Many of New York City’s museums are located in grand buildings designed specifically to show off the grandeur of their collections and to make a statement regarding the cultural standing of New York City. However, when the City’s museums were nascent they had to make due with whatever space they could. Their early homes were, for the most part, smaller, mirroring the size of their original budgets and collections. Looking back at the former homes of eight New York City institutions enables visitors to fully appreciate their current state.
From left to right: A. Stewart as the Fuller Building, Leonard Schultze as the Waldorf-Astoria, Ely Jacques Khan as the Squibb BuildingWilliam Van Alen as the Chrysler Building, Ralph Walker as the Irving Trust Building, Arthur J.Arwine as a low pressure heating boiler, and Joseph Freelander as the Museum of the City of New York. Source: NY Times
Looking at this photo from the 1931 Society of Beaux-Arts Architects Ball, we get the feeling that costumes were more…creative back then. The theme that year was “Fête Moderne – a Fantasie in Flame and Silver,” a celebration of the future of designing buildings. Appropriately, at least two dozen architects came as buildings that they had recently designed to exemplify their vision for the future.
All six of the buildings, from the Chrysler Building, to the Waldorf Astoria and the Museum of the City of New York, are still prominent in New York City life today. Perhaps these costumes, and this indelible image, helped spread the buildings’ popularity. After all, they are pretty memorable, especially William van Alen’s Chrysler costume. (Towering headpiece aside, he is the only one in the photo that chose not to don the generic tunic worn by the others!).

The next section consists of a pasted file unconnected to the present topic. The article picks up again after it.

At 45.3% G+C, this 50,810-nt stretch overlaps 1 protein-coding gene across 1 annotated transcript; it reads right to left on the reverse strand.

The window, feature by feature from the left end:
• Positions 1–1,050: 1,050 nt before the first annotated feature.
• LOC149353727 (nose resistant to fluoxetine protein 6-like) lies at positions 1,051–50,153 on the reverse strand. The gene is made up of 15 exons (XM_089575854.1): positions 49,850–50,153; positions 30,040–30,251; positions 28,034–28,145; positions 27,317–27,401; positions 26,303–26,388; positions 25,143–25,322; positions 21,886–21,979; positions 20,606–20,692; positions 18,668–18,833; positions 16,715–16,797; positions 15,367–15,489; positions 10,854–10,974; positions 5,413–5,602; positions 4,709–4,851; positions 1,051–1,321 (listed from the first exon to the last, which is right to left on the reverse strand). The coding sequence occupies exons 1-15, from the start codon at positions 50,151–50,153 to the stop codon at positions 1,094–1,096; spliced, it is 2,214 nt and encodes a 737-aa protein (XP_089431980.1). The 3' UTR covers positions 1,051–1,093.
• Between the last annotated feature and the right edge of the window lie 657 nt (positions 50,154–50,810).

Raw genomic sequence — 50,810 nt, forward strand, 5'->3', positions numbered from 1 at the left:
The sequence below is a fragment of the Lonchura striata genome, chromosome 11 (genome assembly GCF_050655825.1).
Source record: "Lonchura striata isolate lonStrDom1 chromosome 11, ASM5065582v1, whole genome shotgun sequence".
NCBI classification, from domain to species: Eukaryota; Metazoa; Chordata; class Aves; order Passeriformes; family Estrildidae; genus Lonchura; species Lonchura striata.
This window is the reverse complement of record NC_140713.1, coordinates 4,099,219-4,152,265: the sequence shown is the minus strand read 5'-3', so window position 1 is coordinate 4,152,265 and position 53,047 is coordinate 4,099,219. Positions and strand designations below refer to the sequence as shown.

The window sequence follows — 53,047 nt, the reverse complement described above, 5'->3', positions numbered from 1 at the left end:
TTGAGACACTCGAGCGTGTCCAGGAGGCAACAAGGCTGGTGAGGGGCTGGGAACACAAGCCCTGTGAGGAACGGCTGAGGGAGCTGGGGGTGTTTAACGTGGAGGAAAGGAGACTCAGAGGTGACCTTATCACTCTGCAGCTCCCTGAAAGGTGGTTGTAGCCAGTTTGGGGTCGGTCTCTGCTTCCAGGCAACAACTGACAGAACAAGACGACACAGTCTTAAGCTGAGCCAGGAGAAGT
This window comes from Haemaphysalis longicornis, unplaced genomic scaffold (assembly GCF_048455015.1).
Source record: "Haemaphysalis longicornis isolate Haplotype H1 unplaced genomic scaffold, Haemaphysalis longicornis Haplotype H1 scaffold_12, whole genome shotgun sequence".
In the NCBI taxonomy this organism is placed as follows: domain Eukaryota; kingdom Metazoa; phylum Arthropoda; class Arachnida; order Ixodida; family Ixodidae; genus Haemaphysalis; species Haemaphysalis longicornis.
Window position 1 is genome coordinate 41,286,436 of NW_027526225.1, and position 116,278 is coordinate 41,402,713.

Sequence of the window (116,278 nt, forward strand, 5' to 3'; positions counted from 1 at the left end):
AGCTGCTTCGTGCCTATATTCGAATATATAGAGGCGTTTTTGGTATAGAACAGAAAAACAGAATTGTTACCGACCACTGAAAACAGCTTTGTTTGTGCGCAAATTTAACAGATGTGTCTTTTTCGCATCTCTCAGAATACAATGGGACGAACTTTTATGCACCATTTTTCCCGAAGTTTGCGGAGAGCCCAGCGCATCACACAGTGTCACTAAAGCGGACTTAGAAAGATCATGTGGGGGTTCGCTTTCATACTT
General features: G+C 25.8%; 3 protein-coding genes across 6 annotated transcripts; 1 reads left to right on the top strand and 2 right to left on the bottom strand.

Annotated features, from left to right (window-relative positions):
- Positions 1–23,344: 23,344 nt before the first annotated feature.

The Beaux-Arts Ball is an ongoing annual event, held in New York by the Architectural League. Hopefully, they’ll do a similar dress-as-your-project theme sometime soon, because we’d love to see David Childs’s attempt at a One World Trade Center hat.
Our curated events picks for this week: Participate in video installation art with Made in NY, taste Bronx Brewery’s new Belgian Pale Ale, Gimme the Loot film screening at IFC.
MONDAY, MARCH 18: Attention Heroes, villains, crusaders, cyborgs, mutants and creatures of the night. The Super-human Underground comes together to celebrate our collective feats of wonder with a night of Underground movies and dangerously cheap booze at the infamous Gotham city lounge. Featuring: “Bodega Chips” Directed by Jamie Idea, an award winning short film by Maxwell Cohn, a speciel preiview of our new secret film project, and the premier of “The Life and Times of Dr. Adventure”. This is a special event, please come in costume and prepared for a night of mind-bending superhuman feats. 7pm at Gotham City Lounge, 1293 Myrtle Avenue, Brooklyn. RSVP for the password. (more…)
Our curated events picks for this week: E.L. Doctorow reading at MCNY, No Longer Empty + Local Roots 5 course fundraising dinner, Chinatown Restaurant Week.
MONDAY, MARCH 11: “We stood in the shadow of the Trylon and Preisphere, and I felt these familiar forms, huge and white, granted some sort of beneficence to my shoulders.” So says the narrator of World’s Fair: A Novel, the 1986 National Book Award Winner by celebrated novelist E.L. Doctorow, which recreates the magic of the 1939 New York World’s Fair as seen through the eyes of a young boy. Join Mr. Doctorow as he reads excerpts from his novel, followed by a discussion with the audience. Presented in conjunction with the exhibition Designing Tomorrow: America’s World’s Fairs of the 1930s. 6:30pm at MCNY, 1220 5th Avenue. Reservations required. $6 Museum members / $8 students & seniors / $12 general admission. RSVP here. (more…)